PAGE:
Our group of independent GPs are all experienced in travel vaccinations. Regardless of where you are travelling, or how long you plan to be away, they can support you by providing the advice and the vaccinations you need.
What travel vaccinations do I need?
There is no standard immunisation schedule to suit everyone. Your travel vaccination needs are not only determined by the country or countries you are visiting, but also your age, medical history, vaccination history, length of travel time and what activities you intend to participate in while travelling. Our independent GPs can work with you to determine what’s right for you.
Can I get all of my travel vaccines administered at SPMC?
Yes, SPMC is able to administer all the travel vaccinations that you may need for travel.
All vaccines (apart from Yellow Fever which must be purchased from the practice) will need to be purchased from your local pharmacy and will require a prescription. Additionally, the Yellow Fever vaccine can only be administered by an accredited Yellow Fever doctor (reception can advise which doctors can administer the Yellow Fever vaccine).
I’ve been vaccinated previously. Do I need to be vaccinated again?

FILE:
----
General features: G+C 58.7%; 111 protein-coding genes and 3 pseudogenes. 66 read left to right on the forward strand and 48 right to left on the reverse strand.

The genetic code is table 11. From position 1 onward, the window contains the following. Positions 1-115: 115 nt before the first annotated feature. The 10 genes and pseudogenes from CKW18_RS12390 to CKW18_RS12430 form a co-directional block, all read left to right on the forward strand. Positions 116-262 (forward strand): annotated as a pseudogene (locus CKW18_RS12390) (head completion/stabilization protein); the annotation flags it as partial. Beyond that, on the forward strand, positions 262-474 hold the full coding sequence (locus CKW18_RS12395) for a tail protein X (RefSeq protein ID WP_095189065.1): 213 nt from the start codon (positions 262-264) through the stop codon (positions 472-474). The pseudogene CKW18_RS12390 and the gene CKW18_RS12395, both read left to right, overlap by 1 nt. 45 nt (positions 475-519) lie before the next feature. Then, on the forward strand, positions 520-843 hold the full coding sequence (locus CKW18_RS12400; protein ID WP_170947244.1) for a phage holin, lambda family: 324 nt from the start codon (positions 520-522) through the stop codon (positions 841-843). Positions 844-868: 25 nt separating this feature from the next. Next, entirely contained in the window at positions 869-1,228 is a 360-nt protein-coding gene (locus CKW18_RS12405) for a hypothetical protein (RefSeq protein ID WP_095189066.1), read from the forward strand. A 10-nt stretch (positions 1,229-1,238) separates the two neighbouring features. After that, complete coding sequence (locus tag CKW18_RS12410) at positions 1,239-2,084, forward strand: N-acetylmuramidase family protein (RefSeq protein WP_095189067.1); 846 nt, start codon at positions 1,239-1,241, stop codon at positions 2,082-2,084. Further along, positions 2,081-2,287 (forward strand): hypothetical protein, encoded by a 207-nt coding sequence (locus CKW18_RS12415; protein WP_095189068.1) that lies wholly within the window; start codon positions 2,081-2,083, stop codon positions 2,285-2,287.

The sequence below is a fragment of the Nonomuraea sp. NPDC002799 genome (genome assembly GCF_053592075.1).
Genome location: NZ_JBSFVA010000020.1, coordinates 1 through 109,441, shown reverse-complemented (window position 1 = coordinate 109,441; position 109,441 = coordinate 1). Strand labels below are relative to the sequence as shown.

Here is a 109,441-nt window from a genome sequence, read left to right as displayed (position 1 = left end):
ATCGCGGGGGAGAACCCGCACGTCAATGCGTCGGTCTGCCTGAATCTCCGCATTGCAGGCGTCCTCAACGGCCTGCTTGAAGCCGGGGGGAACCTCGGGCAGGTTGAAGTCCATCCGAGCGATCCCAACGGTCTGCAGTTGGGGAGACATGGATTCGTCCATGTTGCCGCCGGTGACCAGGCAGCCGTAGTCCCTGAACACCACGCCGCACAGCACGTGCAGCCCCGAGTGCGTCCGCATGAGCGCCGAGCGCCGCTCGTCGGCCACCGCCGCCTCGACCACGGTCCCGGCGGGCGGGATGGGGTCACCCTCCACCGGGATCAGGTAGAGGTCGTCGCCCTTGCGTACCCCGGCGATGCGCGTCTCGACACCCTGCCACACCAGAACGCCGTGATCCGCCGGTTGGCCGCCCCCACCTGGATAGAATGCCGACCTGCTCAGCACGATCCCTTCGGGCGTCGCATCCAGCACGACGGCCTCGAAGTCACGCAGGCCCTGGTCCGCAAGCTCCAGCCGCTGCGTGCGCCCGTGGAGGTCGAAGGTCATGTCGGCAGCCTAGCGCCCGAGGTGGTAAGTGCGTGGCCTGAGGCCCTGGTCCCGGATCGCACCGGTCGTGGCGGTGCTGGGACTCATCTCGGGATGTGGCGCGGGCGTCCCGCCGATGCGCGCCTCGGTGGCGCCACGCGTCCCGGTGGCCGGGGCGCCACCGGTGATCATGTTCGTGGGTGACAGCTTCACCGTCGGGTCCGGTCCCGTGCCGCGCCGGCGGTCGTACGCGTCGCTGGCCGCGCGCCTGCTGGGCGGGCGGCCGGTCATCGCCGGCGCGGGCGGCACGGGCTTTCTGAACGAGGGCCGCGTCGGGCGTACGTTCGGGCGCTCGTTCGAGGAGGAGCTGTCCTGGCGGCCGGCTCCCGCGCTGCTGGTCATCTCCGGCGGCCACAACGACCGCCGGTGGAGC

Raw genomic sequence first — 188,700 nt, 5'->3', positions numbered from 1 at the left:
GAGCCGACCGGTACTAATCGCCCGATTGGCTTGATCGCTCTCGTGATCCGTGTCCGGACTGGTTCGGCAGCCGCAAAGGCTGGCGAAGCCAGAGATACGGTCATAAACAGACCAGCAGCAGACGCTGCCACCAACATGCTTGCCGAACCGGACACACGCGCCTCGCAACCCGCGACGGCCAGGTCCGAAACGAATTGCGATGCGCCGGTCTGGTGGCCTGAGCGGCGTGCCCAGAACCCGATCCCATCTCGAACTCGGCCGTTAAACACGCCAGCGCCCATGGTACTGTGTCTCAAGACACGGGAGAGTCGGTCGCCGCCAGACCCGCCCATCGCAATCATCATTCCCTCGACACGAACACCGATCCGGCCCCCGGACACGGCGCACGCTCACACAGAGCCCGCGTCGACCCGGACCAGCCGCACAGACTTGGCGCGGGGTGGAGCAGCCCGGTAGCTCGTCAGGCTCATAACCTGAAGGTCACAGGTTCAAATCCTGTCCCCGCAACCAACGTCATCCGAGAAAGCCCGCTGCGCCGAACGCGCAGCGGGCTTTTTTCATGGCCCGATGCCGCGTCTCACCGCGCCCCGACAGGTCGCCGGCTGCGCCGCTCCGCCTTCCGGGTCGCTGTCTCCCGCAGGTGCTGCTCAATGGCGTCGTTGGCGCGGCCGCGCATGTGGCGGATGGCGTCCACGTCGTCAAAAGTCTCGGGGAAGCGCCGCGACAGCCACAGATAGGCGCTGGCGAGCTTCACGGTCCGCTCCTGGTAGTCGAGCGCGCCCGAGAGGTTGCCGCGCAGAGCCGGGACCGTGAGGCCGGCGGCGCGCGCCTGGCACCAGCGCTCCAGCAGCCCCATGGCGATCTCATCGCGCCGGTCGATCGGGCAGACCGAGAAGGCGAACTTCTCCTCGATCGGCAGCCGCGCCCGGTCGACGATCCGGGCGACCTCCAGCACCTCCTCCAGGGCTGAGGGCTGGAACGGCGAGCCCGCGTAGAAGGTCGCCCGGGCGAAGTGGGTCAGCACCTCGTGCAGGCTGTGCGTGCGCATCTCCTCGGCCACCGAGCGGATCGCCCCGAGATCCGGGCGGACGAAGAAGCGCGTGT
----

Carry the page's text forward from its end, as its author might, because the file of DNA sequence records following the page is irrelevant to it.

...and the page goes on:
It really depends on what you’ve been vaccinated for and where you’re travelling to. You may have immunity to some diseases but not others. The vaccinations you need may also depend upon where you were born and your age. Talk to one of our independent doctors about your circumstances.
When should I get vaccinated?
Our practice recommends you visit your doctor six to 12 weeks before you travel. Remember, some vaccinations only require one dose, while others require more than one, with some time in-between. Planning ahead should also allow for unexpected vaccine shortages.
Have I left it too late?
Not necessarily. While the full effect of most vaccines will take up to 14 days, the majority of vaccines may still be beneficial if given just before departure (most malaria medication is taken 1-2 days before departure) and depending on your itinerary (location and activities) you may not need immunity immediately.
Importantly, regardless of when you visit, your doctor will be able to advise you on what vaccines would still be recommended and will provide advice on extra precautions you can take to minimise your risk.
What are some of the possible side effects?
Most side effects are very rare. However, soreness and a slight swelling at the injection site are expected. Some people can feel tired and/or experience a mild fever. It depends on the vaccination and the individual. Talk to your doctor about the possible side effects of the travel vaccinations you’re receiving.
How to organise:
Contact reception on 07 3279 0444 and request an appointment for travel vaccinations.
Who can I speak to if I have any questions?
Please contact reception and ask to speak to one of our practice nurses; alternatively, you could speak to your GP at your next visit.